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13 Reasons Why

We need to talk about clinical depression

On March 31, 2017, the show 13 Reasons Why was released by Netflix worldwide. The drama-mystery portrays the trials of high school life, including many of the realities faced today by adolescents and young adults (e.g. feeling isolated, maneuvering relationships, making and losing friendships, heightened emotions, pressure to fit in, bullying, sexual and physical assault, domestic violence, homelessness, depression, anxiety). I, like many others in the mental health profession, was a little late to the “party” and first heard about the show a month ago from my 16-year old sister, who is in the age range of the show’s target audience. While there are many facets of the show which can be dissected, praised, or critiqued, the show never explicitly addresses the issue of depression, which is perhaps the key reason for the main character’s suicide. Many caregivers and families have been notified by their child’s school about the show, but few of these messages actually include any education for consumers about how clinical depression can be assessed. Coincidentally, along with the controversial show, May is Mental Health Awareness month in the U.S. and there is no better time than the present to discuss how you can spot depression in a loved one.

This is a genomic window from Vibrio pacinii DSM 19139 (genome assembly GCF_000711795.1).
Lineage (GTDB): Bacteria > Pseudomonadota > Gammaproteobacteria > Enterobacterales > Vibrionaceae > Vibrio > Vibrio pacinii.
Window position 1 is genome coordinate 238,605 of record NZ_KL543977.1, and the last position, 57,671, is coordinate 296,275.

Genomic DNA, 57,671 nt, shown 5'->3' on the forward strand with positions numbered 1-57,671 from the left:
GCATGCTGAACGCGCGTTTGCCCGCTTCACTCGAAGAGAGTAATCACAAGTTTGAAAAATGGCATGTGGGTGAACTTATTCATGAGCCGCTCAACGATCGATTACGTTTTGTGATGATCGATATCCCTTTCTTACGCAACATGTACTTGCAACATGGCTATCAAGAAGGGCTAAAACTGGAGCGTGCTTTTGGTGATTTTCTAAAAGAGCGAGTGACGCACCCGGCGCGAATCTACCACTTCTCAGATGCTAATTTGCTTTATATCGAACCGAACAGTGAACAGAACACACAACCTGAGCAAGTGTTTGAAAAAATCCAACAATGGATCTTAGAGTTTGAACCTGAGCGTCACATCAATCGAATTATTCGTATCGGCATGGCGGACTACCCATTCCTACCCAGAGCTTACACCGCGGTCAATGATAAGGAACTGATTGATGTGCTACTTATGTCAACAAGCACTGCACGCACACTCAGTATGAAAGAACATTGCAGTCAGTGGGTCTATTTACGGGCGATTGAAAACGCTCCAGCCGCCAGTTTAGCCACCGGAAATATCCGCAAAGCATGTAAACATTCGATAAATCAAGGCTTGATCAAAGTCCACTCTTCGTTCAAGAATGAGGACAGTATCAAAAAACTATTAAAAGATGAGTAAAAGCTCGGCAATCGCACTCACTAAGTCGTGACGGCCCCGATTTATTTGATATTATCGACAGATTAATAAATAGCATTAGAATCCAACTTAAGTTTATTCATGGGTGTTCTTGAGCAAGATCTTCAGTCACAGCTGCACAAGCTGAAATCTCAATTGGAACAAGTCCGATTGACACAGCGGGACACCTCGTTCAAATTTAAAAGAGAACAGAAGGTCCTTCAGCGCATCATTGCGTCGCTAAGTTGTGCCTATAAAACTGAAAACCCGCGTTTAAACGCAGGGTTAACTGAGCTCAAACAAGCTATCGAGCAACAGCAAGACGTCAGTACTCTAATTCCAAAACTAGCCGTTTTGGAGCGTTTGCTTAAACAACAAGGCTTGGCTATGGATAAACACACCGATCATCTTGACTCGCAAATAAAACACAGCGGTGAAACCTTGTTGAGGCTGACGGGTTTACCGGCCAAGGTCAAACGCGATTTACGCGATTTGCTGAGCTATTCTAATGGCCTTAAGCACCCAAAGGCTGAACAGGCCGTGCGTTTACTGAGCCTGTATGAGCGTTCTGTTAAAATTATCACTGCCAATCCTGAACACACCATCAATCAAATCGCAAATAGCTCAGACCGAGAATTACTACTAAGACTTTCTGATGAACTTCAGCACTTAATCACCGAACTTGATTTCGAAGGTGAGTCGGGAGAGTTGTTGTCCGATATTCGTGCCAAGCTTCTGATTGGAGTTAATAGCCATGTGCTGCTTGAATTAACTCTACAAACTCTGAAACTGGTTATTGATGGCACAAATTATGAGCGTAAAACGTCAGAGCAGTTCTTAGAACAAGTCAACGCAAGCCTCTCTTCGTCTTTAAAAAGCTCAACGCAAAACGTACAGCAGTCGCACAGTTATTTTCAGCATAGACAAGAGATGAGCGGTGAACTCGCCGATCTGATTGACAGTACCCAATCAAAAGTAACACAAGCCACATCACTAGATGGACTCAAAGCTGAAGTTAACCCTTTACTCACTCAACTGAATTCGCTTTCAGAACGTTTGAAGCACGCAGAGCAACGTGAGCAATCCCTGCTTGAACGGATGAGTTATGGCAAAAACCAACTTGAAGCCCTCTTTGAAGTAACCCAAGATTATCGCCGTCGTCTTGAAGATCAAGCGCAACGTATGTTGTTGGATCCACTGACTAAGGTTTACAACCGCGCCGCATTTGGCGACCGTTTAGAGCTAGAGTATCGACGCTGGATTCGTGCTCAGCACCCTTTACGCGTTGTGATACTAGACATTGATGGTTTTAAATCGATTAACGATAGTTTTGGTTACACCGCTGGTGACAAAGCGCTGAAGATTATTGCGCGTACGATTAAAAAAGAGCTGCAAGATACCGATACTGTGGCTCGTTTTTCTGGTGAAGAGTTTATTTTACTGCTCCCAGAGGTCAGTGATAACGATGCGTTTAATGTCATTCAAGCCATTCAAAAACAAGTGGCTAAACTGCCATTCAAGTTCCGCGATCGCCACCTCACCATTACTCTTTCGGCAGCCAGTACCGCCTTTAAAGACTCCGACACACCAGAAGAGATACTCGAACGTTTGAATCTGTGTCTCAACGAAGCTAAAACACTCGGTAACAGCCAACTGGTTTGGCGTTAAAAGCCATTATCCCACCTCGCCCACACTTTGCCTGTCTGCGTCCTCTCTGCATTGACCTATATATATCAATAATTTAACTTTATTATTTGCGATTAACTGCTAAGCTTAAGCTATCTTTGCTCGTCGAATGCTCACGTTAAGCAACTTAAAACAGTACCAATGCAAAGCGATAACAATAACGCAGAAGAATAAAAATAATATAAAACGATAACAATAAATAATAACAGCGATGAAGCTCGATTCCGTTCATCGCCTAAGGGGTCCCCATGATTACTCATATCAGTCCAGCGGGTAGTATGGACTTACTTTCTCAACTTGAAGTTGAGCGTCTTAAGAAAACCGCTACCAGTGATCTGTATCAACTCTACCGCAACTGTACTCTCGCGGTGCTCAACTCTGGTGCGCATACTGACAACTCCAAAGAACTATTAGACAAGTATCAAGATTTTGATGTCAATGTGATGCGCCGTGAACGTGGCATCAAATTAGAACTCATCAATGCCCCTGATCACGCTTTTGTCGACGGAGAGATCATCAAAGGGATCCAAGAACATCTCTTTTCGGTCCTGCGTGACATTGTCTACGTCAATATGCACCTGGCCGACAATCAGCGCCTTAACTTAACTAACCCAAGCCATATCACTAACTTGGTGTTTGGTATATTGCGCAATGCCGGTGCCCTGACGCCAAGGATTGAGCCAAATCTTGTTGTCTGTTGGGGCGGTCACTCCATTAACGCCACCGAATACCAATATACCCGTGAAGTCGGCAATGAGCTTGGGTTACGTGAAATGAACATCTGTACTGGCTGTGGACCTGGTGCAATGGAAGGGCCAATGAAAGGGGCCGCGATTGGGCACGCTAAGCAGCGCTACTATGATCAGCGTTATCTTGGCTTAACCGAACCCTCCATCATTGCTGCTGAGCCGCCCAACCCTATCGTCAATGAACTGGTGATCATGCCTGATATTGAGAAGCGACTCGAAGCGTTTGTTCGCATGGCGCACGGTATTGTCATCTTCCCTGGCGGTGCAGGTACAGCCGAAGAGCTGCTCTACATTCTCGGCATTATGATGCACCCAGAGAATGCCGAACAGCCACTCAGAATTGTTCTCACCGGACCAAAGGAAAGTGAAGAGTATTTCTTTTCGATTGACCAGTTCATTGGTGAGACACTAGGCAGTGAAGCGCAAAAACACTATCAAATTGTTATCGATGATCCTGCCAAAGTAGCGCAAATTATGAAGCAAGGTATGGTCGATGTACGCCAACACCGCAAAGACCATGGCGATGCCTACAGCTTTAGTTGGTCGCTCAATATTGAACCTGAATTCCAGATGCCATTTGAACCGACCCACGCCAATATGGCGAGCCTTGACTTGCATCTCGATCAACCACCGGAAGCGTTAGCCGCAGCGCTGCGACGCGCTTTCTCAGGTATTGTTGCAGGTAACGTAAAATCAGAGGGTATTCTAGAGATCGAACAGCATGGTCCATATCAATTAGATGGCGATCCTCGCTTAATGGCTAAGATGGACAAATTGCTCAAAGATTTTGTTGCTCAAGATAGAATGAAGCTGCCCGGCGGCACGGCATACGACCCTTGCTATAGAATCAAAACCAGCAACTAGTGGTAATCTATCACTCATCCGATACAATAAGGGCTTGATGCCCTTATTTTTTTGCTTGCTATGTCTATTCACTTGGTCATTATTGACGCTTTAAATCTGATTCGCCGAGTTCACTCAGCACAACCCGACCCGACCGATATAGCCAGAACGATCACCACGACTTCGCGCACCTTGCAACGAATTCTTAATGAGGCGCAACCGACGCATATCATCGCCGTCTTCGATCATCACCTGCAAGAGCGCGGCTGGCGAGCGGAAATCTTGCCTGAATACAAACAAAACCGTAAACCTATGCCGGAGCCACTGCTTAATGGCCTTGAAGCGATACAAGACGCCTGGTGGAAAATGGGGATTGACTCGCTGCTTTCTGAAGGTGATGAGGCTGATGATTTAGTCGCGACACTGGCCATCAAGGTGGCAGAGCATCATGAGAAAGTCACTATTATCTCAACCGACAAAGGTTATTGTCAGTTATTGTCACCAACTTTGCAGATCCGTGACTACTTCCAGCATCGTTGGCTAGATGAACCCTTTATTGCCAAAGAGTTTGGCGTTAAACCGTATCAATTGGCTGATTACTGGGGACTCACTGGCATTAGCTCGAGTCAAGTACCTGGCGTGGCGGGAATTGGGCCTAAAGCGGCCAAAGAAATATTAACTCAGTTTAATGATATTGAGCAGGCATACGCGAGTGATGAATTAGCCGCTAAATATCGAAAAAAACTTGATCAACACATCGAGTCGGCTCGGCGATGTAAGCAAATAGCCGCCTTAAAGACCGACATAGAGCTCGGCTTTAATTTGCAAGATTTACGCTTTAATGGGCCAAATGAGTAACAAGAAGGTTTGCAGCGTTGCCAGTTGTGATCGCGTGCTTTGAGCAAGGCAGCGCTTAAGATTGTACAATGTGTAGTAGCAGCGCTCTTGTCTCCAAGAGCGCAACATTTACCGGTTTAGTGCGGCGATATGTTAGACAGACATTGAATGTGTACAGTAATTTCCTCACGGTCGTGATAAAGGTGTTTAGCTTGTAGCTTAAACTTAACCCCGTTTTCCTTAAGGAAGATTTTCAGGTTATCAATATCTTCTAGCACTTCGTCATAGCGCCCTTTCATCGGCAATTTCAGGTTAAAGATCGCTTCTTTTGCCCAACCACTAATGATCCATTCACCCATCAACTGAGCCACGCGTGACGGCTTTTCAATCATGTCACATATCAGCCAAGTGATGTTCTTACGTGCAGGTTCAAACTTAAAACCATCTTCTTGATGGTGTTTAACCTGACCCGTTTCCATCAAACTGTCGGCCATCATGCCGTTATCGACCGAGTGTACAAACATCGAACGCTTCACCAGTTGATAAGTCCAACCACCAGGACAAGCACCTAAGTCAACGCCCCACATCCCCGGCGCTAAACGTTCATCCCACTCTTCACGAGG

According to the Diagnostic and Statistical Manual of Mental Disorders, Fifth Edition (American Psychological Association, 2013), Major Depressive Disorder is diagnosed when a person experiences a minimum of FIVE or more of the following symptoms:

1) Depressed mood most of the day, almost each day
2) Significantly diminished interest or pleasure in previously pleasurable/interesting activities, most of the day, almost every day
3) Significant weight loss or weight gain when one is not trying to lose or gain weight (e.g. a change of 5% body weight in the course of a month)
4) Sleeplessness or excessive sleepiness nearly every day
5) Inability to physically sit still or conversely, physical slowness, almost every day